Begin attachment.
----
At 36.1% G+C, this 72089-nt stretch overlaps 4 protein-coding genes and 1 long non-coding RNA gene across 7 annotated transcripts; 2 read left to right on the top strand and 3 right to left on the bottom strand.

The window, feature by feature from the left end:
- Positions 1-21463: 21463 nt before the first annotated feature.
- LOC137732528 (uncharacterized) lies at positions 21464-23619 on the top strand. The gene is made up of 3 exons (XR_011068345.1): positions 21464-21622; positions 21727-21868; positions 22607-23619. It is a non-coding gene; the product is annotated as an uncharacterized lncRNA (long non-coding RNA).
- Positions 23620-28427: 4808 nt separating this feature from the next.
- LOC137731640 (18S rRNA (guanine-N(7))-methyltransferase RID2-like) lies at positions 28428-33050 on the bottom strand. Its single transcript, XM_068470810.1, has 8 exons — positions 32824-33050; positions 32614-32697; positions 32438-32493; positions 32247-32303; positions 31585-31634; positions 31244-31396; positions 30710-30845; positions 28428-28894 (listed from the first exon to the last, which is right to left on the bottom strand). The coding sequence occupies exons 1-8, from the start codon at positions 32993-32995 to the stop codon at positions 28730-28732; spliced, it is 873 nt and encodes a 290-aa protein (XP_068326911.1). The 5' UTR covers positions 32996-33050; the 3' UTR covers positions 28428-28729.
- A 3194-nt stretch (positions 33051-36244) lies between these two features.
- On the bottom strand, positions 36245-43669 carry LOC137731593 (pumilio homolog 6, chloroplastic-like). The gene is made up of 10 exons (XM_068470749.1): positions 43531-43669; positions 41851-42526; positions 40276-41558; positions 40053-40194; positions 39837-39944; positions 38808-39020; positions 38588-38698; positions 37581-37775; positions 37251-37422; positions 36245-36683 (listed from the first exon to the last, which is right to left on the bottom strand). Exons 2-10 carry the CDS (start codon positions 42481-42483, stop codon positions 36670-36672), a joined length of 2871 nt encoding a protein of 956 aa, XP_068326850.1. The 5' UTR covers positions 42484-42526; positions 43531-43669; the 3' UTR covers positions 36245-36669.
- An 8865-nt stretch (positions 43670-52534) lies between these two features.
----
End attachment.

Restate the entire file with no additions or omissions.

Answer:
At 36.1% G+C, this 72089-nt stretch overlaps 4 protein-coding genes and 1 long non-coding RNA gene across 7 annotated transcripts; 2 read left to right on the top strand and 3 right to left on the bottom strand.

The window, feature by feature from the left end:
- Positions 1-21463: 21463 nt before the first annotated feature.
- LOC137732528 (uncharacterized) lies at positions 21464-23619 on the top strand. The gene is made up of 3 exons (XR_011068345.1): positions 21464-21622; positions 21727-21868; positions 22607-23619. It is a non-coding gene; the product is annotated as an uncharacterized lncRNA (long non-coding RNA).
- Positions 23620-28427: 4808 nt separating this feature from the next.
- LOC137731640 (18S rRNA (guanine-N(7))-methyltransferase RID2-like) lies at positions 28428-33050 on the bottom strand. Its single transcript, XM_068470810.1, has 8 exons — positions 32824-33050; positions 32614-32697; positions 32438-32493; positions 32247-32303; positions 31585-31634; positions 31244-31396; positions 30710-30845; positions 28428-28894 (listed from the first exon to the last, which is right to left on the bottom strand). The coding sequence occupies exons 1-8, from the start codon at positions 32993-32995 to the stop codon at positions 28730-28732; spliced, it is 873 nt and encodes a 290-aa protein (XP_068326911.1). The 5' UTR covers positions 32996-33050; the 3' UTR covers positions 28428-28729.
- A 3194-nt stretch (positions 33051-36244) lies between these two features.
- On the bottom strand, positions 36245-43669 carry LOC137731593 (pumilio homolog 6, chloroplastic-like). The gene is made up of 10 exons (XM_068470749.1): positions 43531-43669; positions 41851-42526; positions 40276-41558; positions 40053-40194; positions 39837-39944; positions 38808-39020; positions 38588-38698; positions 37581-37775; positions 37251-37422; positions 36245-36683 (listed from the first exon to the last, which is right to left on the bottom strand). Exons 2-10 carry the CDS (start codon positions 42481-42483, stop codon positions 36670-36672), a joined length of 2871 nt encoding a protein of 956 aa, XP_068326850.1. The 5' UTR covers positions 42484-42526; positions 43531-43669; the 3' UTR covers positions 36245-36669.
- An 8865-nt stretch (positions 43670-52534) lies between these two features.